(Left to right) Stool by Piet Hien Eek. A collection of vintage ceramics and still lifes by Jack Cole.

Born in 1943 and raised in the town of Cassano Magnago, about 25 miles northwest of Milan, Orlandi had an upbringing that was simple and quiet. “I was super happy,” she says, “but also super bored.” The daughter of parents in the textile-production industry and the youngest of four children—along with two brothers and a sister—Orlandi found herself to be a dreamer, constantly thinking of Milan and beyond. “I always lived in my own world—followed my own ideas. It was a lot of fantasy,” she says. “I was quite outside of the family.”

In her teens, her sister, Susy Gandini, who was 11 years older than Orlandi, opened up her imagination to another realm: high fashion. Gandini worked in Paris with major French houses to develop ideas, materials, and fabrics, traveling in circles with the likes of Karl Lagerfeld and Yves Saint Laurent. In her mid-teens—“terribly shy, much more so than now”—Orlandi was able, through Gandini, to visit Coco Chanel in her atelier. “When I saw [Chanel’s] two hands move, I realized she was the most beautiful woman I’d ever met in my life,” Orlandi says. “She was so old, but so full of energy, so charming.”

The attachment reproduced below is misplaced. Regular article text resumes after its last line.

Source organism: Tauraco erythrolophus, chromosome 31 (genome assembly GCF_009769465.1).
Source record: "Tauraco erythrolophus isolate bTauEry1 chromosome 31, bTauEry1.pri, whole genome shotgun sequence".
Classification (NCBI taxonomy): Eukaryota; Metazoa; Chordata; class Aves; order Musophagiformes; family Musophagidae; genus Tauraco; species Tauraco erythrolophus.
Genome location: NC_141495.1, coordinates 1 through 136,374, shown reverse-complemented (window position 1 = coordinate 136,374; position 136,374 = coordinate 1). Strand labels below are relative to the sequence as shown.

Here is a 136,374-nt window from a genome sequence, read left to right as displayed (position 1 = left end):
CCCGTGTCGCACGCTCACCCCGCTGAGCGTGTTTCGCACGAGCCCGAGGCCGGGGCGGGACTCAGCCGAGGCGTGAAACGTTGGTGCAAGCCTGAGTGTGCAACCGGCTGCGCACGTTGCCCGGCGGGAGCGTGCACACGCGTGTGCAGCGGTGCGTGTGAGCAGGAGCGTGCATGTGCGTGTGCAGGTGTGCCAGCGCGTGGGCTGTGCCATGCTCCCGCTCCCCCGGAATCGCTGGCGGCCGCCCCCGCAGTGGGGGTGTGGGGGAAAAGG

During this time she became interested in art and design, and knew it would be her path, despite being forced into a more traditional education. Then, “as soon as I got my driver’s license,” she says, “I left my small village and came to Milano.” At age 17, she enrolled in the Istituto Marangoni, where she studied textiles (the famed fashion designer Franco Moschino, who became a friend, was one of her classmates there).

A collection of objects in Orlandi’s office.

After graduating, she went on to join the family business, promoting the company’s yarns. “I chose to work in knitwear, not fabrics, because I love the idea of creating something from nothing,” she says. “I spent a lot of my time working on the machine and doing textile stitches.” Over the years, she worked as a consultant for a staggering number of big-name designers and brands: Kenzo, Issey Miyake, Giorgio Armani, Jean Paul-Gaultier, Gianni Versace, Vivienne Westwood. (Coincidentally, Armani once attended medical school with Orlandi’s husband and remains a friend.)

After 20 years in the business, Orlandi eventually decided that it was time for a change and planned to go on a sabbatical. Then, while searching for a new apartment in Milan, she came across a former tie factory in the city’s Magenta neighborhood. Fabrics were strewn about; tie-making machines were still in place. It was exactly as the previous owner had left it. “When I came in here,” she says, “I fell absolutely in love.”

Orlandi in an upstairs gallery.